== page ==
Is the Influence of Social Support on Mental Health the Same for Immigrants and Non-Immigrants?
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The association between social support and mental health across immigrant groups were examined in this study. A population-based sample was extracted from a 2009/10 Canadian community health survey. Self-reported mood or anxiety disorders and a standardized social support scale were used as outcome and explanatory variables. The association between these variables was measured using logistic regression controlling for sex, age, marital status, education, self-rated health and perceived stress. Stratified analyses were performed to test if the strength of association differed by immigrant status. In comparison with individuals who had moderate levels of social support, individuals with low social support had higher odds of reporting mental disorders and this association appeared strongest among recent immigrants. Using the same comparison group, individuals with high social support had lower odds of reporting mental disorders and this association appeared stronger among long-term immigrants. Findings were discussed within the context of immigration stress and acculturation strategies.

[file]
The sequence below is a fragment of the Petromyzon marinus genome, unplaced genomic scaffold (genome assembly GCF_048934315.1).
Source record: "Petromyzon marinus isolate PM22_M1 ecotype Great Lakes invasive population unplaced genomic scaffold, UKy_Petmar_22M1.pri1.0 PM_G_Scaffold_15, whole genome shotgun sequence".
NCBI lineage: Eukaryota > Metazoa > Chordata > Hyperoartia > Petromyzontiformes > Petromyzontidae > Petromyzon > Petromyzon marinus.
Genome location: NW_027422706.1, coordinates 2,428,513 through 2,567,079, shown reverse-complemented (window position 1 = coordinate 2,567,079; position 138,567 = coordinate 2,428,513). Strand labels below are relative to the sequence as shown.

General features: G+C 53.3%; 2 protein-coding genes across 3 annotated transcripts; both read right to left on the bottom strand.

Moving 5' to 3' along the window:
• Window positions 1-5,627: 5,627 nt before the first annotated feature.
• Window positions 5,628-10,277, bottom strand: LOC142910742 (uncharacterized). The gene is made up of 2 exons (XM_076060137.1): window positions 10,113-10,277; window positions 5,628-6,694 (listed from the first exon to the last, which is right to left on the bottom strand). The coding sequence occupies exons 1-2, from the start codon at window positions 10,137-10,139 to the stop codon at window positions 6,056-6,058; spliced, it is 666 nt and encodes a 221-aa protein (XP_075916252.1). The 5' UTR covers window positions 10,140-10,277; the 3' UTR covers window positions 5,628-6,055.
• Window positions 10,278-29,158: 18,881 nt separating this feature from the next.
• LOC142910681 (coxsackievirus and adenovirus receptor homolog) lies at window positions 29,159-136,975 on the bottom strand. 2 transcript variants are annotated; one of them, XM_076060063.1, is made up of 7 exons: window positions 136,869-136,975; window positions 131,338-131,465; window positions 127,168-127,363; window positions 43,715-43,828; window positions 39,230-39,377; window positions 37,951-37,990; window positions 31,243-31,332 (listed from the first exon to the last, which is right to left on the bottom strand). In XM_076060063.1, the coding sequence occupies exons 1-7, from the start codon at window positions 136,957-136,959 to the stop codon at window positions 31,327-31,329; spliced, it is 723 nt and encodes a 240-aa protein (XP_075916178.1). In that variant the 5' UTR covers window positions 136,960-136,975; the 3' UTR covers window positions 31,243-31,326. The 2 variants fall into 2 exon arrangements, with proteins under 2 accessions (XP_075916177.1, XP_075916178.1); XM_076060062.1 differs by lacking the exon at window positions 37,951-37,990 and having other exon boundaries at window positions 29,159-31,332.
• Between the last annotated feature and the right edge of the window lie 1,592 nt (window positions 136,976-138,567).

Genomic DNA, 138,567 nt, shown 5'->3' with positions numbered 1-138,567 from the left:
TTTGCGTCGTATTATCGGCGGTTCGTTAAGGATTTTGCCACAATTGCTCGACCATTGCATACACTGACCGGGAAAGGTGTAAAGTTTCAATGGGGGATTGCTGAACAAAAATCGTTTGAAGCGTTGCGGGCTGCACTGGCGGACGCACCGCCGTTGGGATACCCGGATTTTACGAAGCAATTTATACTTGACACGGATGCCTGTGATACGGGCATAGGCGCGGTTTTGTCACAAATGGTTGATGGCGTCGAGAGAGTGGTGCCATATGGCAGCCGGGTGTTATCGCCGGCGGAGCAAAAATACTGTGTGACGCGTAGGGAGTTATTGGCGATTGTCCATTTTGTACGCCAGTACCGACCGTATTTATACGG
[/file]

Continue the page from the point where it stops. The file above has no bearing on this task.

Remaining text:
KeywordsSocial support Mental health Immigrants Stress
The author wishes to acknowledge the guidance and assistance of Dr. Mieke Koehoorn in the preparation of this manuscript.
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